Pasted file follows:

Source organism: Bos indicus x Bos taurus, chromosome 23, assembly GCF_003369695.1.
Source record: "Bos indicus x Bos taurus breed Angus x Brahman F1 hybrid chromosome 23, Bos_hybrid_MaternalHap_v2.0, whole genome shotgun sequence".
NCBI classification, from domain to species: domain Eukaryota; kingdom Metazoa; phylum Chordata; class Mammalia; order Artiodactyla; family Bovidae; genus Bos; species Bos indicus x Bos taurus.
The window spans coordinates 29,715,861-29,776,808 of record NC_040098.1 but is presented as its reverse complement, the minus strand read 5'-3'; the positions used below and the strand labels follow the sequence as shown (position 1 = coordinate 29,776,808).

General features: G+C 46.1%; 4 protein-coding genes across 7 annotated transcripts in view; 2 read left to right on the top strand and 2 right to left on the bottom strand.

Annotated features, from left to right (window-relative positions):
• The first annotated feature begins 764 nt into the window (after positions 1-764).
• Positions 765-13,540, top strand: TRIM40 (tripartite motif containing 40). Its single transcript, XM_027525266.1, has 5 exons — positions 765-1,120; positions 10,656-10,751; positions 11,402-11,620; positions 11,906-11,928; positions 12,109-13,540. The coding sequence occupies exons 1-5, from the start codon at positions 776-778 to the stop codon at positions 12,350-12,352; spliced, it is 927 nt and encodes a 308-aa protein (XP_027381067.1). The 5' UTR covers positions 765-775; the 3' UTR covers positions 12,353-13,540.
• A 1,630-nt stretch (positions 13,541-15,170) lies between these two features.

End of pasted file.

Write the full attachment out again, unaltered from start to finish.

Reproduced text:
Source organism: Bos indicus x Bos taurus, chromosome 23, assembly GCF_003369695.1.
Source record: "Bos indicus x Bos taurus breed Angus x Brahman F1 hybrid chromosome 23, Bos_hybrid_MaternalHap_v2.0, whole genome shotgun sequence".
NCBI classification, from domain to species: domain Eukaryota; kingdom Metazoa; phylum Chordata; class Mammalia; order Artiodactyla; family Bovidae; genus Bos; species Bos indicus x Bos taurus.
The window spans coordinates 29,715,861-29,776,808 of record NC_040098.1 but is presented as its reverse complement, the minus strand read 5'-3'; the positions used below and the strand labels follow the sequence as shown (position 1 = coordinate 29,776,808).

General features: G+C 46.1%; 4 protein-coding genes across 7 annotated transcripts in view; 2 read left to right on the top strand and 2 right to left on the bottom strand.

Annotated features, from left to right (window-relative positions):
• The first annotated feature begins 764 nt into the window (after positions 1-764).
• Positions 765-13,540, top strand: TRIM40 (tripartite motif containing 40). Its single transcript, XM_027525266.1, has 5 exons — positions 765-1,120; positions 10,656-10,751; positions 11,402-11,620; positions 11,906-11,928; positions 12,109-13,540. The coding sequence occupies exons 1-5, from the start codon at positions 776-778 to the stop codon at positions 12,350-12,352; spliced, it is 927 nt and encodes a 308-aa protein (XP_027381067.1). The 5' UTR covers positions 765-775; the 3' UTR covers positions 12,353-13,540.
• A 1,630-nt stretch (positions 13,541-15,170) lies between these two features.